For the first time since Ireland was partitioned almost a century ago, pro-British unionists no longer hold a majority in Northern Ireland’s local assembly.

In a snap election Saturday, nationalist party Sinn Fein saw a surge in votes to take it to within a single seat of the Democratic Unionist Party (DUP). The result has left the future of Northern Ireland politics in doubt and brought the links between Sinn Fein and the terrorist violence carried out by the militant wing of the Republican movement, the IRA, back into the spotlight.

The dramatic shift has led to urgent talks to try and form a new power-sharing executive, which was mandated in a 1998 peace deal that ended three decades of sectarian violence, known as The Troubles. The parties have three weeks to reach a new agreement or the devolved powers from the British government will be lost.

“The election yesterday was in many, many ways a watershed election,” Sinn Fein President Gerry Adams told reporters in Belfast. “Clearly the notion of a permanent or a perpetual unionist majority has been demolished.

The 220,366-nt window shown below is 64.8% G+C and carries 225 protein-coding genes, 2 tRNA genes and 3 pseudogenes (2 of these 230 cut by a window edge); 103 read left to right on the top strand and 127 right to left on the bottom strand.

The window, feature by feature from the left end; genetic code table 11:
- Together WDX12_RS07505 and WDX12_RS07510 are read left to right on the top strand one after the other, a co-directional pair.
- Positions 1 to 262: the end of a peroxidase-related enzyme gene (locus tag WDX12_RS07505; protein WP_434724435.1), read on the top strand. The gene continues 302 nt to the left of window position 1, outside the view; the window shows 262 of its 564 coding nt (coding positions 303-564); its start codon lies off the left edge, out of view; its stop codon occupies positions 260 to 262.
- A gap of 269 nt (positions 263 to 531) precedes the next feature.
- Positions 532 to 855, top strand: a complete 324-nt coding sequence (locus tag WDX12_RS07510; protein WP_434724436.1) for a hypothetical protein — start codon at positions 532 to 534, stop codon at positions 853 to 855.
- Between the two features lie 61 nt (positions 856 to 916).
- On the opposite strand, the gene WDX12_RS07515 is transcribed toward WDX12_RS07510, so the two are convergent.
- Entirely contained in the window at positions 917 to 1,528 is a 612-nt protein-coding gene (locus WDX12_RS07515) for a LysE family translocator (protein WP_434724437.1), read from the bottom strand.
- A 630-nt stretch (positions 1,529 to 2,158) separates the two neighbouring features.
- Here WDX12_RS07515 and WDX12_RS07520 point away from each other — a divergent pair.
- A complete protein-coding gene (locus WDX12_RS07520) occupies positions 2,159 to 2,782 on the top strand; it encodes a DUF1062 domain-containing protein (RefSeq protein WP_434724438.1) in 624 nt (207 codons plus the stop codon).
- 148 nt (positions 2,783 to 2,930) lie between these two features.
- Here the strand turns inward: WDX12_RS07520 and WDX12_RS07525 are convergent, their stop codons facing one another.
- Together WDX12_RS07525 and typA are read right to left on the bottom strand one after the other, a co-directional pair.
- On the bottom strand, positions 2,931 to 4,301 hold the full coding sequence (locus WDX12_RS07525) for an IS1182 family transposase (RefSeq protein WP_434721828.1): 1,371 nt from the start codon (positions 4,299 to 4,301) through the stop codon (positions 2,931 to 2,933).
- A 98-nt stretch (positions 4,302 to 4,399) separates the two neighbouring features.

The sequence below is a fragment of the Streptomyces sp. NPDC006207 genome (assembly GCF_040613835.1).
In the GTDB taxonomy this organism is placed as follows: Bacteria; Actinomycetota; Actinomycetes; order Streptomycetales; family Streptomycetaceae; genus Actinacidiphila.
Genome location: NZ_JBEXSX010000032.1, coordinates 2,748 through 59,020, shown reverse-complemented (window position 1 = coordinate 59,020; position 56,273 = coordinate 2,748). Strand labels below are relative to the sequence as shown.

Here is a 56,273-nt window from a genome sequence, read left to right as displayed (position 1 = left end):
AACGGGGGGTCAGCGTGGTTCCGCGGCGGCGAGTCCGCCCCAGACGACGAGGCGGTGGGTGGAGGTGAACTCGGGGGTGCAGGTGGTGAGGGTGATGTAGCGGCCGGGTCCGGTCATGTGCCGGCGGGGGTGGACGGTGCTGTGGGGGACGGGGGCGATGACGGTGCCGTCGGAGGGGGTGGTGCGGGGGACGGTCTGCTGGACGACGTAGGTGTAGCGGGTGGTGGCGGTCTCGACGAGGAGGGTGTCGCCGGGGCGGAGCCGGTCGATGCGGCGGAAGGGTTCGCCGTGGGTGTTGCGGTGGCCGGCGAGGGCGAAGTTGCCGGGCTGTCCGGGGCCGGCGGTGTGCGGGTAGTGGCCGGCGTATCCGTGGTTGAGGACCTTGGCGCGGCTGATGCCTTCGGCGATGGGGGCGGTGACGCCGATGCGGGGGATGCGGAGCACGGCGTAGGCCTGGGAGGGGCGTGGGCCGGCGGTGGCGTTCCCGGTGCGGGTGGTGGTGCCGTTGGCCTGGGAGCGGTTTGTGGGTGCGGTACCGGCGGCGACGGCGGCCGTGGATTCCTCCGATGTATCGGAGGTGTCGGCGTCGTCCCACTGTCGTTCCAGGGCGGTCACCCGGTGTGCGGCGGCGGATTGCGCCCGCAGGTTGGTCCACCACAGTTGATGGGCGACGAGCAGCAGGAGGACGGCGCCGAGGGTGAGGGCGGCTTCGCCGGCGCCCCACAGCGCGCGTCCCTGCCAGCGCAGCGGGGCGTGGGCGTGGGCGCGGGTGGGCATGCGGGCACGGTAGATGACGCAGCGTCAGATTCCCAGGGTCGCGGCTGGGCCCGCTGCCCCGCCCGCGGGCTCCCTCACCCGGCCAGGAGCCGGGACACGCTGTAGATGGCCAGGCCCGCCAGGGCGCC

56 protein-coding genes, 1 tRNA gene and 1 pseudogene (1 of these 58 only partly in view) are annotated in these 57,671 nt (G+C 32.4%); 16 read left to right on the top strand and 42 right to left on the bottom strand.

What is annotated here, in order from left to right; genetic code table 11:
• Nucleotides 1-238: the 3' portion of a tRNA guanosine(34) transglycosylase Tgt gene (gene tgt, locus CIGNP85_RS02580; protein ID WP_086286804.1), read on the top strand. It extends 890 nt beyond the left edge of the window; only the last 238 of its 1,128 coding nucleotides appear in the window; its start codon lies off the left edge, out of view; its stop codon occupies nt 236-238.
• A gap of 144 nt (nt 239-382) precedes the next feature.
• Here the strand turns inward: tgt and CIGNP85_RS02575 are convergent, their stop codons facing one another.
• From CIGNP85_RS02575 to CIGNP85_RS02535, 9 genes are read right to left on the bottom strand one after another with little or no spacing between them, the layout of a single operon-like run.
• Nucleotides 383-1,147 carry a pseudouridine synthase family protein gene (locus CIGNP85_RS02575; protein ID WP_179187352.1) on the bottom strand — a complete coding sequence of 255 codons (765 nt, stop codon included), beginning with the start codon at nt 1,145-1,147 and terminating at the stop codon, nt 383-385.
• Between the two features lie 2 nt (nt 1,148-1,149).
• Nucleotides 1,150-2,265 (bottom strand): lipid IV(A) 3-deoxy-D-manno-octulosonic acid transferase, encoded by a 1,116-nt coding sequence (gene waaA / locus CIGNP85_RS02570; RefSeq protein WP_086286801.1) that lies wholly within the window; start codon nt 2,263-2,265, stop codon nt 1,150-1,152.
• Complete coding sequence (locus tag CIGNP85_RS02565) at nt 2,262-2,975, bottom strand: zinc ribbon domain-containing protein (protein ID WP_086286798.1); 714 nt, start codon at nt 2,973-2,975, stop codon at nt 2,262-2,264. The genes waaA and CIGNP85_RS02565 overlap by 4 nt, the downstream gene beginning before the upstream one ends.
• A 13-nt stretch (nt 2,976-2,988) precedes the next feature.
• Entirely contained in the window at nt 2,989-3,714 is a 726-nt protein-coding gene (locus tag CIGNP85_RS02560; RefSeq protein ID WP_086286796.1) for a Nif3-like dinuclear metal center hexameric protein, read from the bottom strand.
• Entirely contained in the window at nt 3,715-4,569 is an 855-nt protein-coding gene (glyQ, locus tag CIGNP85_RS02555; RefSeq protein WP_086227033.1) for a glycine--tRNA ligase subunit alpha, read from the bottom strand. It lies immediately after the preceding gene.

“We need to reflect on that and so do the leaders of unionism and so does everyone on this island.”

Sinn Fein, the former political wing of the IRA which also has a political party in the Republic of Ireland, withdrew from the previous power-sharing agreement in January over First Minister Arlene Foster’s handling of an energy scandal. Sinn Fein has insisted that Foster should not return while an inquiry is ongoing.

Foster survived a bomb attempt on her school bus and saw her father narrowly escape an assassination attempt on her father by the IRA.

Adams has always denied being a member of the IRA, however several former members have alleged he played a prominent role in the group.

“We all know that Gerry was an extremely senior member of the IRA for years,” former IRA member Sean O’Callaghan said in 2015. “You know I've been at IRA meetings with him. Everybody knows it.”

Martin McGuiness, who was the Sinn Fein leader in Northern Ireland and Northern Ireland Deputy First Minister until January, has previously admitted to once being the IRA’s chief of staff but insisted he left the group in 1974. He has refused to say whether he killed people during his time in the IRA.

The new Sinn Fein leader in Northern Ireland, Michelle O'Neil, attracted criticism last month for attending an IRA commemoration.

As it digested its massive gains in the election, Sinn Fein was urged over the weekend to agree to a new inquiry into IRA killings.

“The idea that you can put historical allegations on the back burner to sort out later is not good enough, Conservative MP and former British Army officer Johnny Mercer said. “Clearly this matters to people.”